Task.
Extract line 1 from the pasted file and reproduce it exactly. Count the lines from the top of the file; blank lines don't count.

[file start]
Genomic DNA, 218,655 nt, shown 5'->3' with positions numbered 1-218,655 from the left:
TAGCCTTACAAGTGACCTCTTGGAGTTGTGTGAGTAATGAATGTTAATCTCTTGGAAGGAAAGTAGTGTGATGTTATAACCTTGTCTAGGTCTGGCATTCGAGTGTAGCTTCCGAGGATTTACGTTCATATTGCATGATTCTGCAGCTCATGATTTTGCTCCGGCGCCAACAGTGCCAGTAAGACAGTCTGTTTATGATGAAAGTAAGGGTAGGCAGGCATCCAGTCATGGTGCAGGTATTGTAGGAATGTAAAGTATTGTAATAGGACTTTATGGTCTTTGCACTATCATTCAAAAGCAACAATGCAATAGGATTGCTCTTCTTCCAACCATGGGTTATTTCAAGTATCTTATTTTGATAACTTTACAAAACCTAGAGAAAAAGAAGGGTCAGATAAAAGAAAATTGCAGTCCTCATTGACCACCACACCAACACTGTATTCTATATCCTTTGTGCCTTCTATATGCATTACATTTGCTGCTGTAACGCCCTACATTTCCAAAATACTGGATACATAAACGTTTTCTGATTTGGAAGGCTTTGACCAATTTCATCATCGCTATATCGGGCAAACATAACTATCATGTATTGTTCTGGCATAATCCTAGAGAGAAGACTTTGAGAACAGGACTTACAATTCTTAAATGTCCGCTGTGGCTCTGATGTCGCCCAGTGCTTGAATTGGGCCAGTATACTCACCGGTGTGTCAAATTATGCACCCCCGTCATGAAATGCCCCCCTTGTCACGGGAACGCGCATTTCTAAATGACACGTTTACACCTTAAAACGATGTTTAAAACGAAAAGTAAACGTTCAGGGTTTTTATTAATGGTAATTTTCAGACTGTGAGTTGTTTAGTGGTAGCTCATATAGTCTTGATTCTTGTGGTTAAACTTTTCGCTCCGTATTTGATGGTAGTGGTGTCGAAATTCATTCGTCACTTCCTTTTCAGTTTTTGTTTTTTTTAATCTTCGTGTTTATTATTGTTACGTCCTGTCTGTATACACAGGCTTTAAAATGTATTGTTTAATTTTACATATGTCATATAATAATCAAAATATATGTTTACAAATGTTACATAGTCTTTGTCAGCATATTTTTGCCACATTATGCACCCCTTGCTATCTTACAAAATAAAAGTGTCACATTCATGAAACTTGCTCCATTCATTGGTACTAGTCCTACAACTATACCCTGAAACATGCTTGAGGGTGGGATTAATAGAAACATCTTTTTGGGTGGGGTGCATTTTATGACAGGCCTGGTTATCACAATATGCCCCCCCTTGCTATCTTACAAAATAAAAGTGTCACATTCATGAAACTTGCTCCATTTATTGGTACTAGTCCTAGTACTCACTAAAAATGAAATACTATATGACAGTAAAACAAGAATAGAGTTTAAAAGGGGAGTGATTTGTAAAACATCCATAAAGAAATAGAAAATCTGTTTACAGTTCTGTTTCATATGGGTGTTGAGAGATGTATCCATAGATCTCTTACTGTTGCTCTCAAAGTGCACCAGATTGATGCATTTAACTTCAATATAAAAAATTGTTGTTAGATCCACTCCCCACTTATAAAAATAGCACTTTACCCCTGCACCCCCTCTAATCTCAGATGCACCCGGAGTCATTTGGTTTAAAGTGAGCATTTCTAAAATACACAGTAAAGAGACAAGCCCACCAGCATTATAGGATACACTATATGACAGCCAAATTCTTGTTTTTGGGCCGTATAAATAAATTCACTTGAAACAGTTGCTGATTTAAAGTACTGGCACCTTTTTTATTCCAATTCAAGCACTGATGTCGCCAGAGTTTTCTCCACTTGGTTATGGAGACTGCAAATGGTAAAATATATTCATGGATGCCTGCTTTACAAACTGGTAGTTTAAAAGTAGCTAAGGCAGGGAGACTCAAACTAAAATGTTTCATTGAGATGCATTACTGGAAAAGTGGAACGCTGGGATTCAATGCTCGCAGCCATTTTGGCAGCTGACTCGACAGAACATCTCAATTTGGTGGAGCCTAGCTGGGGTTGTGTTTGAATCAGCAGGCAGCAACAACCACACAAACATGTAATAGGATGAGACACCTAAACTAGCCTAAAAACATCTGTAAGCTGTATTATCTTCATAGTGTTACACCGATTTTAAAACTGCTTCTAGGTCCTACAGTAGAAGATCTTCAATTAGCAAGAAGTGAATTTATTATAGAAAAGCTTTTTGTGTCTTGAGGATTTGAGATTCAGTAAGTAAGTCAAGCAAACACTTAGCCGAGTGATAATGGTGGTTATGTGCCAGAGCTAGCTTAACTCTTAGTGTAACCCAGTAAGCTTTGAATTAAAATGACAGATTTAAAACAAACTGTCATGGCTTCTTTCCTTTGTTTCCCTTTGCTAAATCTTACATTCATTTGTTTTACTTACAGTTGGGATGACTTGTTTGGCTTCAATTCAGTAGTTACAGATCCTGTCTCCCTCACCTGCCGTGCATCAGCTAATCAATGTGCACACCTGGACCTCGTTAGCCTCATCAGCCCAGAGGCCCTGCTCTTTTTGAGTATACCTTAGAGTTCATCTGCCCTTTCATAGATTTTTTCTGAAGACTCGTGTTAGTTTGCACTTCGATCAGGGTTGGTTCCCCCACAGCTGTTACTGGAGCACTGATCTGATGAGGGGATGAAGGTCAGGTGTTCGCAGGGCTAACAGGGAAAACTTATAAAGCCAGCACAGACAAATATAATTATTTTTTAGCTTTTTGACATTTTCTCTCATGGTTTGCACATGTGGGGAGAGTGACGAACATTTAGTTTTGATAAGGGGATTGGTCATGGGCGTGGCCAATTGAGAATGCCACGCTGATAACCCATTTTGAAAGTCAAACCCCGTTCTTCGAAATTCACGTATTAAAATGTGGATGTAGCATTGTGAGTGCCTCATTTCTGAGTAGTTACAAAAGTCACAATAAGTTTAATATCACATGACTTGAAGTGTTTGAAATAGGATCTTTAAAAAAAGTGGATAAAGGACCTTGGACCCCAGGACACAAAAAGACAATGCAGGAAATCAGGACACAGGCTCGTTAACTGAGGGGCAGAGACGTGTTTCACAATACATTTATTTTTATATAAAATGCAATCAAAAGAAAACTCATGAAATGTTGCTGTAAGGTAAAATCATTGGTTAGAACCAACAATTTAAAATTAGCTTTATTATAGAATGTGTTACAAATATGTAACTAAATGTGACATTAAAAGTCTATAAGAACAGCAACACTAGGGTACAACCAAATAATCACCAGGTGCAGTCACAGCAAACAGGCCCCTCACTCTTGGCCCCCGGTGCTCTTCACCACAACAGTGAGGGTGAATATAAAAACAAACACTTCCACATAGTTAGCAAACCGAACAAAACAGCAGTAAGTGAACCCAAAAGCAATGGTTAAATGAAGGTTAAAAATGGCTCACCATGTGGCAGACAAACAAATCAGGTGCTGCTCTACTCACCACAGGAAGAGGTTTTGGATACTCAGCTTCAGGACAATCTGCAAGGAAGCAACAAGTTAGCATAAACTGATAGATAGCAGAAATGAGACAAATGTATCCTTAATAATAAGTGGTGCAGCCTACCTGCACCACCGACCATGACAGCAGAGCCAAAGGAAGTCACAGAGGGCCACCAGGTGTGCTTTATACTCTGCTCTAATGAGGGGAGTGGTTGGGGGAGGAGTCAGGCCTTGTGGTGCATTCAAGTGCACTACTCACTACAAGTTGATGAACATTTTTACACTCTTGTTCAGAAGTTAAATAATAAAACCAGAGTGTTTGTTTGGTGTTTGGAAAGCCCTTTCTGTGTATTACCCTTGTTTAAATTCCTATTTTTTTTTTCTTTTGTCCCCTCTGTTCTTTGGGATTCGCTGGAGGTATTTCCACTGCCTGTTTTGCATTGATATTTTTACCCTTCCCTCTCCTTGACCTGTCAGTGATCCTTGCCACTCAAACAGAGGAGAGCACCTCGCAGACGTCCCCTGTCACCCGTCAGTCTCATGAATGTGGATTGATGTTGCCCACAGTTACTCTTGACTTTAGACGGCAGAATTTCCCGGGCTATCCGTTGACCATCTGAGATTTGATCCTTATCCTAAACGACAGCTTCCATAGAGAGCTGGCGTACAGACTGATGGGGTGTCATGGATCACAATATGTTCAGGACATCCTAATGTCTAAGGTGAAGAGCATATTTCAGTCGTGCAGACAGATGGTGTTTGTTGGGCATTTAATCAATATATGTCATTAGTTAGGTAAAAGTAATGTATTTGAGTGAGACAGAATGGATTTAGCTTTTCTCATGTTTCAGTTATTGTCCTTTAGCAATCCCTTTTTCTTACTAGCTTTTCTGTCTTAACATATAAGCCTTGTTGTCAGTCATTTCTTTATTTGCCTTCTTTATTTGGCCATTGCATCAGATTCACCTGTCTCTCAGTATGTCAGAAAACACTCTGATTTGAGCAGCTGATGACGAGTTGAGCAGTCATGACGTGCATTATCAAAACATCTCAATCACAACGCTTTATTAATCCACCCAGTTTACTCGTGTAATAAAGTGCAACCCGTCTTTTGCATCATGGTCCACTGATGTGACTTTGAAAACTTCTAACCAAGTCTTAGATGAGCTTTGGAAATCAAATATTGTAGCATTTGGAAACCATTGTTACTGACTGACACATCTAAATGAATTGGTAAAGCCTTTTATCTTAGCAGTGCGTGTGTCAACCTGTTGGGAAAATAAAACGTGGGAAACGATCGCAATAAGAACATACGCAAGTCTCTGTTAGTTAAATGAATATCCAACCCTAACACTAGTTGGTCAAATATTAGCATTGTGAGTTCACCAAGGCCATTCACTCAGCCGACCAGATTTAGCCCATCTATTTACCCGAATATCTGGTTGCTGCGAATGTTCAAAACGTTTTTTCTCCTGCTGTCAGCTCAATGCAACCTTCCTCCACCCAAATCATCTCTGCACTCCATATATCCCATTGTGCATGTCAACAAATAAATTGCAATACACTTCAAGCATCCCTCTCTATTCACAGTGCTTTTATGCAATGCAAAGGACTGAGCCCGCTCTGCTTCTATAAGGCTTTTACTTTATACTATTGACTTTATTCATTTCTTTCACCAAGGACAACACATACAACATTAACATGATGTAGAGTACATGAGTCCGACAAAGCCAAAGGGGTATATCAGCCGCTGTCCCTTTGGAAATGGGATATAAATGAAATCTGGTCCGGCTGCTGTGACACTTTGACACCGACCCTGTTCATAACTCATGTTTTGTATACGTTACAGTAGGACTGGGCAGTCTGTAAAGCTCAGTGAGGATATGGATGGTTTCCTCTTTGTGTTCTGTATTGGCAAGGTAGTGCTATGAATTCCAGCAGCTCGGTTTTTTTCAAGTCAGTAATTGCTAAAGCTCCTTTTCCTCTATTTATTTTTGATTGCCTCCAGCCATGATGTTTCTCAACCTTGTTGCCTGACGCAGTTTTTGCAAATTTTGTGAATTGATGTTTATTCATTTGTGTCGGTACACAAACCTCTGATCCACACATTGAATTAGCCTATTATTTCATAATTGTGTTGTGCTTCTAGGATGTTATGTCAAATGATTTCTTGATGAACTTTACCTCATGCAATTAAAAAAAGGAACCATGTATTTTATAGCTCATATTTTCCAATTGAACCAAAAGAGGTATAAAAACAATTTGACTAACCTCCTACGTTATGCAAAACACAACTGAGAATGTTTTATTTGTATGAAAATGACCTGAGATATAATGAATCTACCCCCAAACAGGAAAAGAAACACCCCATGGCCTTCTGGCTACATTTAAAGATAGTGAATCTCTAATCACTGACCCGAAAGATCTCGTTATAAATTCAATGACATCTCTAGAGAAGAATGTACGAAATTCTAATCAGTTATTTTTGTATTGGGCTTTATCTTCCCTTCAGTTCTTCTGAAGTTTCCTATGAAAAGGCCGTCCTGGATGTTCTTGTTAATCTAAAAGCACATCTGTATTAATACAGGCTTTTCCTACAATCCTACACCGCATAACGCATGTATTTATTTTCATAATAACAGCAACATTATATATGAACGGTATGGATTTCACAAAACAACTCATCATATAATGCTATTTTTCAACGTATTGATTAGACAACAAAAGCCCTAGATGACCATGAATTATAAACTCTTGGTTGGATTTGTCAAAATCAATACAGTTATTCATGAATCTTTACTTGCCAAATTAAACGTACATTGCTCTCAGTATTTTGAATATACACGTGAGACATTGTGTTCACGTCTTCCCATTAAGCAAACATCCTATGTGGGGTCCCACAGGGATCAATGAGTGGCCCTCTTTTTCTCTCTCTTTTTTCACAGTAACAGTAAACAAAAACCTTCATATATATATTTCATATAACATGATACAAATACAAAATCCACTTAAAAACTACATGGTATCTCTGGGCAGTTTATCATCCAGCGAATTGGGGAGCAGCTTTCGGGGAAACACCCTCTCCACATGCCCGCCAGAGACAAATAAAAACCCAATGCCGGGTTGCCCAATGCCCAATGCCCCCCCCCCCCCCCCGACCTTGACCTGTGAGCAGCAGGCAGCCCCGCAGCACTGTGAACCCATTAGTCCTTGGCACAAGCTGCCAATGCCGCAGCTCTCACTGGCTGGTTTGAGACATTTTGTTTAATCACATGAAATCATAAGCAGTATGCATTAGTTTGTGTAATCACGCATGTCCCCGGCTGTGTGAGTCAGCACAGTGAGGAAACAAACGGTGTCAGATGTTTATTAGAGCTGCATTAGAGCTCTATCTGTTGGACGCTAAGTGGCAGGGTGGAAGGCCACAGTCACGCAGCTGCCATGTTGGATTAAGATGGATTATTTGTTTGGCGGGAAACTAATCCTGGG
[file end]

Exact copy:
Genomic DNA, 218,655 nt, shown 5'->3' with positions numbered 1-218,655 from the left: